The gunfight at the O.K. Corral in 1881 became the most infamous story of the Wild West. Move over, Wyatt Earp! These days another, more momentous shootout is taking place north of Tombstone in a Phoenix courthouse.
The decision will determine whether academic freedom or blasphemy laws are the guiding norms for what goes on in our colleges and universities.
The shootout between the Earps and the Clanton-McLaury gang lasted about 30 seconds. The current legal shootout began months ago, and like all legal processes has dragged on.
Professor Nicholas Damask at Scottsdale Community College posed three quiz questions about how jihadists interpret Islam as a justification for terrorism.
One Muslim student found the questions offensive and posted his opposition on social media.
From near and far, Muslims made their disfavor known, with some threatening Professor Damask and his family.
The irony was missed. In expressing their objection to the statement that Islamists interpreted Islam as a justification for violence, they themselves threatened violence.
That the questions did not imply that Islam condoned violence but only that it was used as justification for violence was also lost on them, as was the historical reality that segments within all religions have found justification for violence in their sacred texts.
The immediate response from Professor Damask’s administrative superiors was to offer him up for sacrifice and send him to a yet-to-be-named imam for reeducation as to the meaning of Islam.
To call their response pusillanimous and unworthy of anyone entrusted with the values of higher education in a democratic society would not begin to cover it.
But at the county board level some real intelligence came to fruition, recognizing that Professor Damask had both his academic freedom and administrative due process rights trampled in a rush to placate some vocal members of an offended minority.
That should have been the end of the tempest in a teapot.
But CAIR, the Council for American Islamic Relations, found within Professor Damask’s questions a unique if not absurd interpretation of the First Amendment. That by asking those questions, Professor Damask was establishing other religions at the expense of Islam.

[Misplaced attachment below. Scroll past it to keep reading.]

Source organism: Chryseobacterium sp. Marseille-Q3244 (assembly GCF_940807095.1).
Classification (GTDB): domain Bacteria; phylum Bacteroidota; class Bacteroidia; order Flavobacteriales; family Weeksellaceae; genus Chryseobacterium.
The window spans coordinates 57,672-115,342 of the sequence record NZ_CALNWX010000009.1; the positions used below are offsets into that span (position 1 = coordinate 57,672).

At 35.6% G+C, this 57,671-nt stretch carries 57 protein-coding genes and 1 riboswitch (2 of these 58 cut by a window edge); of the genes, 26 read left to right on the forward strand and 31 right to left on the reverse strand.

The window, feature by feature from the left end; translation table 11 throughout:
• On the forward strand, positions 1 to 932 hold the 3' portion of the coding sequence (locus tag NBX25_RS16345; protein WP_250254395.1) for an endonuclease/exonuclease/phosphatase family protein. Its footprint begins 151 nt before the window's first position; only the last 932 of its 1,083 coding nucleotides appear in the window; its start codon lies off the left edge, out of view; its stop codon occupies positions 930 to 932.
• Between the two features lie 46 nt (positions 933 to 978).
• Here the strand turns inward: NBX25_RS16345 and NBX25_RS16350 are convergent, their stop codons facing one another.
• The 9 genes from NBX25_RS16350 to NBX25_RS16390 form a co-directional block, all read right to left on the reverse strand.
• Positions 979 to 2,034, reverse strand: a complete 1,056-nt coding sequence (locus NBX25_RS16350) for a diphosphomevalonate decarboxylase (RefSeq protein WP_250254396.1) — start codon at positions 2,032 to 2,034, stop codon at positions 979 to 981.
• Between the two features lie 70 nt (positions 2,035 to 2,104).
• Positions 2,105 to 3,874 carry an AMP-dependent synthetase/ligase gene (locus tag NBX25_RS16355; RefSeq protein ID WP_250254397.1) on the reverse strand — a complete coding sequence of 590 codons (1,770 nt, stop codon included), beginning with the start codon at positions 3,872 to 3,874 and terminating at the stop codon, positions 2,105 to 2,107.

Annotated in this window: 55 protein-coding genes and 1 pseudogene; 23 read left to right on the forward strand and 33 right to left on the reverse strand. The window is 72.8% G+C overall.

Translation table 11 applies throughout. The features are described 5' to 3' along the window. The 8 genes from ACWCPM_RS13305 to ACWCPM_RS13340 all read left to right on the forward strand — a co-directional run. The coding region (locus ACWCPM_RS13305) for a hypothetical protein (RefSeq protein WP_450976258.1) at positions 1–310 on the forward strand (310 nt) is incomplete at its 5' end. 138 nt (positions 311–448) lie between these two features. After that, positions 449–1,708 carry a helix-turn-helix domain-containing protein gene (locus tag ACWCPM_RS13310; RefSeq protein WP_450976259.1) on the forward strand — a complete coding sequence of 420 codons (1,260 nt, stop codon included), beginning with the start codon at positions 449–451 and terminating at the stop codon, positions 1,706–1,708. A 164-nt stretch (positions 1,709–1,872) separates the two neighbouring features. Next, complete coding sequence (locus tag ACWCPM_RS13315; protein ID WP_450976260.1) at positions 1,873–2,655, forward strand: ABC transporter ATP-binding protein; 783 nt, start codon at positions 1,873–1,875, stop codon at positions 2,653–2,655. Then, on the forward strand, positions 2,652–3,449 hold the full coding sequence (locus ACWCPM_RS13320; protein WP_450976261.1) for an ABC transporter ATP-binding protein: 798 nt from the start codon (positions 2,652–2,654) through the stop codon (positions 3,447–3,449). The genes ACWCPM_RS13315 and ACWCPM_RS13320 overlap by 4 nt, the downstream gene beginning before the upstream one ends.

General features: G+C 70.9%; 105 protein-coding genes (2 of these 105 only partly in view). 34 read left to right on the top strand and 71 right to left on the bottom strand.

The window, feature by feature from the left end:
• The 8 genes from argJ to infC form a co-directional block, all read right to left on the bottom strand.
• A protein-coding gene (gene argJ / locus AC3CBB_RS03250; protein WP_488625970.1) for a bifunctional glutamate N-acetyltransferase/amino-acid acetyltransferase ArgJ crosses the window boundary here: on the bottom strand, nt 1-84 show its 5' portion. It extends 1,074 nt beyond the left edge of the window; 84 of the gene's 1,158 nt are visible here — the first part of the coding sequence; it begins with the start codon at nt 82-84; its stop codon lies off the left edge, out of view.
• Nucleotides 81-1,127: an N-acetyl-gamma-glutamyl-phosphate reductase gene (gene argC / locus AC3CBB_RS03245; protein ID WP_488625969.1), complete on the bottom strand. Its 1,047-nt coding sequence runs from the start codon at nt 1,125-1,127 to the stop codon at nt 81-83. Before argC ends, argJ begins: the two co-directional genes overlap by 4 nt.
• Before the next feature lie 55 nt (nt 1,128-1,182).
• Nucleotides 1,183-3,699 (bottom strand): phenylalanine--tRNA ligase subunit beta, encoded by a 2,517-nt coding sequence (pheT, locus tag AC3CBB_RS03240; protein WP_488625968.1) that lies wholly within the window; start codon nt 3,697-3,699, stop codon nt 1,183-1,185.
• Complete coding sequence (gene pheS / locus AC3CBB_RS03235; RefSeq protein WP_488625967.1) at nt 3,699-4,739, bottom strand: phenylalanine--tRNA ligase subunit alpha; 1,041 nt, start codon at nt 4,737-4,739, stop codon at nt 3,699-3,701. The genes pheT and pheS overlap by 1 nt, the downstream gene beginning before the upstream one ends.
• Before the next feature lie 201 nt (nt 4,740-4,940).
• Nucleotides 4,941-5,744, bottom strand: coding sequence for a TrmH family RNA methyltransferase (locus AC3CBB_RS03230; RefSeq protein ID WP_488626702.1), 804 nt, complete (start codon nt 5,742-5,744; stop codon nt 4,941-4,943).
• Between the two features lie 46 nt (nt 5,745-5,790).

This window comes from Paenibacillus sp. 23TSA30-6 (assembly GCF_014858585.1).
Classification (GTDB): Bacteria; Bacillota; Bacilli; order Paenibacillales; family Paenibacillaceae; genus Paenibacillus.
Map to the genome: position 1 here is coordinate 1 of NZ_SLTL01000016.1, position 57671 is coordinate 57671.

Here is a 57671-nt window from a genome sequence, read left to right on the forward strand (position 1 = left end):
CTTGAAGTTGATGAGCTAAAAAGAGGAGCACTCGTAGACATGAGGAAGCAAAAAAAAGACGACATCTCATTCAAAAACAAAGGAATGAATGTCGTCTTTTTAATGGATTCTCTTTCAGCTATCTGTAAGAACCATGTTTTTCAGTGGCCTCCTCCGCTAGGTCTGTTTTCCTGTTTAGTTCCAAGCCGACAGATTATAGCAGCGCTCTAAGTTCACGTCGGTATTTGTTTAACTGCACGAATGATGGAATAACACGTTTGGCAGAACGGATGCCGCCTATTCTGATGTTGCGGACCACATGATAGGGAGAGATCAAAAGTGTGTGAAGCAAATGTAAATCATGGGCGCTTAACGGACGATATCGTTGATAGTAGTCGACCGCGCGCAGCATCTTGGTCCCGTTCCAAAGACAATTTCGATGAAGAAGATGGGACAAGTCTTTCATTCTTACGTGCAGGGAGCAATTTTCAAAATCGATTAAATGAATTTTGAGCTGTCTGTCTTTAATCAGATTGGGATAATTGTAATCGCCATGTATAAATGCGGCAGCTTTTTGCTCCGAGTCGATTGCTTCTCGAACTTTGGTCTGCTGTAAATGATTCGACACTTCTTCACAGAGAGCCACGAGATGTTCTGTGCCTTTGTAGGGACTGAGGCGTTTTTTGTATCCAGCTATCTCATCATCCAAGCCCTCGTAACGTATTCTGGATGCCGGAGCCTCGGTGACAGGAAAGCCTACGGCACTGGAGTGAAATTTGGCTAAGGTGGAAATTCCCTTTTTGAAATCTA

As anyone who has taken an introductory course in mass movements knows, it is common to view Christianity as a mass movement and even to compare it with both authoritarian and totalitarian movements. In fact, the idea is found in Eric Hoffer’s classic on mass movements, The True Believer.
So, following the logic of this being a violation of the First Amendment’s Establishment Clause, should professors stop making those comparisons because they might upset some Christians and are establishing other religions over Christianity?
The question answers itself.
This is a slippery slope. If we go down it, we will be unable to teach about the Reformation without some challenge that we are establishing Protestantism over Catholicism, or will it be Catholicism over Protestantism?
Will we be able to teach about the horrors of the Spanish Inquisition without some offended Catholics arguing that we are establishing Islam and Judaism over Christianity?
Maybe we will have clerics stationed in the back of classrooms to see if the “true” meaning of their religion is being addressed and other religions are not established over it.
The ability to criticize religion has never meant establishing primacy of some over others. If religion cannot be criticized, it cannot be extolled. Consequently, the Middle East studies courses with their pro-Islamic interpretations would come under the same scrutiny. They then could not be taught as they are.
In the end, if CAIR wins, we are all losers. Even the Middle East studies courses that CAIR supports will lose.
In a free and open democracy, all institutions are subject to praise and criticism. And the free marketplace of ideas is where these issues should be contested.
Abraham H. Miller is an emeritus professor of political science, University of Cincinnati, and a distinguished fellow with the Haym Salomon Center. Professor Nicholas Damask is a former student of his.